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Crippled by the burden of the womb, is a woman truly more limited than a man? Does the colour of ambition bloom on her and if that ambition does sprout, will it bud-like flowers slipping through cracks on washed-out walls or will she pile up as another man woman in the attic?

As Simone De Beauvoir in her most famous work, The Second Sex puts it, “one is not born a woman but becomes one” – she astutely unpacks how social structures are instrumental in creating patriarchy. Women are socialized and trained to assimilate into stereotypical femininity that looms at opposing ends of hegemonic masculinity pre-conditioning those women that don’t assimilate as ‘the other.’

History stands out with multiple reminders of what the male gaze makes out of the women in power, how it reduces the prowess of leaders like Cleopatra, Anne Boleyn and Catherine the Great by obscuring them through centuries of objectification and demonization – labelling them as another madwoman in the attic. The commonality between Cleopatra, Anne and Catherine is their misrepresentation. All three went down in history as “the snare, the delusion, the seductress” which just serves to highlight how the idea of the female is caged or limited either to her representation as a damsel in distress or a femme fatale.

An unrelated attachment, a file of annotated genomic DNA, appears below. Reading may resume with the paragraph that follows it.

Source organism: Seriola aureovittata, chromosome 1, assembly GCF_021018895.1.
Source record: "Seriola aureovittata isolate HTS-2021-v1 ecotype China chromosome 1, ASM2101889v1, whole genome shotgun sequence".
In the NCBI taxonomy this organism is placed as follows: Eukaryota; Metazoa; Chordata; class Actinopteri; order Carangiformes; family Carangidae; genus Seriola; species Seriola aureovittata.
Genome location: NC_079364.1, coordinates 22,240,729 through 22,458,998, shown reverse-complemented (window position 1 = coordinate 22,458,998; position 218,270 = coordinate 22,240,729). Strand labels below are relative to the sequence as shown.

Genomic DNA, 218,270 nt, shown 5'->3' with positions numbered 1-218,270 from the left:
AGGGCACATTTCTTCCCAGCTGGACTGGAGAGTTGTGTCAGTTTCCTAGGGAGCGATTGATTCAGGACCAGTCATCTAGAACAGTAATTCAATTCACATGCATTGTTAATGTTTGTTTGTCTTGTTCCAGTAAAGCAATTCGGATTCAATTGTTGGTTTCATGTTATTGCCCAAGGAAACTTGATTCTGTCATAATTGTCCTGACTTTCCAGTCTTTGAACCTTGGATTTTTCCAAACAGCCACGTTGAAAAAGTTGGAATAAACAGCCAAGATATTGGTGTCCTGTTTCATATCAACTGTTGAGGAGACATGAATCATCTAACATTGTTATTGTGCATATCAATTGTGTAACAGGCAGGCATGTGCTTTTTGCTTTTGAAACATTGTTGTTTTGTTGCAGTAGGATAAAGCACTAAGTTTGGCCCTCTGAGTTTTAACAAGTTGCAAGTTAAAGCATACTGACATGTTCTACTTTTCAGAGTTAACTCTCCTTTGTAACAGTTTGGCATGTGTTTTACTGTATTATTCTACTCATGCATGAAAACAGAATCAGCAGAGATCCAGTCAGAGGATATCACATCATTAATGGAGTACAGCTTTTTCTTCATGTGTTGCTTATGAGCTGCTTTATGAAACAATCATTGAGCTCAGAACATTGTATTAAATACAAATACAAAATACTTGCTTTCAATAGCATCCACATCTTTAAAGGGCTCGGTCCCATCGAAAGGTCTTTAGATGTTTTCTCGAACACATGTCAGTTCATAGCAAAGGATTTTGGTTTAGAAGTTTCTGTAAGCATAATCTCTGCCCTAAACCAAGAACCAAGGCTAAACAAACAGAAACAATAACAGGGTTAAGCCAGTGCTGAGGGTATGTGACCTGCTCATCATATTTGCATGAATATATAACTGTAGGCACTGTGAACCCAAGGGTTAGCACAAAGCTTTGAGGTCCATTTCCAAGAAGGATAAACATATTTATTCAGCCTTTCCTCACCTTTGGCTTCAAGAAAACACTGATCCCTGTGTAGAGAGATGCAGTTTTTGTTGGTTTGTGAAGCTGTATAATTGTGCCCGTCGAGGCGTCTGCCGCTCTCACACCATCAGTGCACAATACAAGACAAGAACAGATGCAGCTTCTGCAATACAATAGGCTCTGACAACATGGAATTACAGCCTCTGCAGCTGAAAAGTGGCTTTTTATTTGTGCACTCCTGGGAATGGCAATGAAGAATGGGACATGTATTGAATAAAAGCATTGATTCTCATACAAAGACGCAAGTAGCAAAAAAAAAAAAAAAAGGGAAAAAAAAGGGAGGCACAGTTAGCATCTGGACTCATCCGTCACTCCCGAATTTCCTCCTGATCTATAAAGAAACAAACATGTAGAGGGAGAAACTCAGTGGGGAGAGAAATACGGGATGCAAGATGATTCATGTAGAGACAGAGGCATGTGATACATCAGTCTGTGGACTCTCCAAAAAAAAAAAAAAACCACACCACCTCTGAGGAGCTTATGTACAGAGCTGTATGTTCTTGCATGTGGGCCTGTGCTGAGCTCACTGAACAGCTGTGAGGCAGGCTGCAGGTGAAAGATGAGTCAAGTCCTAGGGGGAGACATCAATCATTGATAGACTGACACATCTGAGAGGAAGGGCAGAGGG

Since these women didn’t conform to the stereotypical standards and were far from the products of periods which idealized women as submissive and subservient, their ambition and drive get labelled as either ‘amoral’ or ‘reckless’ – when it was, in fact, radical, posing a major threat to the frameworks of patriarchal tyranny. The fact that the history lessons are filled with anecdotes of great men and their greatness, it does make one wonder what space does it leave out for women? What niche does it accommodate them in?

These imprecise historical analyses are in turn followed by distorted fictional and cinematic references. To point out for instance, in the cinematic retelling of Cleopatra’s life, the only impression that it leaves on the viewer’s minds is of Elizabeth Taylor’s beauty and everything about the queen herself is lost in inaccuracies. Even ‘the other Boleyn girl’ that illustrates the life of Anne just paints her as a transgressive Tudor queen with an insatiable greed for power.

In the end, we need to deviate from a sexist construction that oscillates around scandalous commentary into a narrative that reveals the real picture and demonstrates why we need to rethink Cleopatra and others as canny political strategists, tough negotiators and not simply define their worth through their physicality or the men in their life. After all, the woman in the attic can only break free if we can disband the normative ideology that dubs her insane.

Compiled by: Shivangi Sinha





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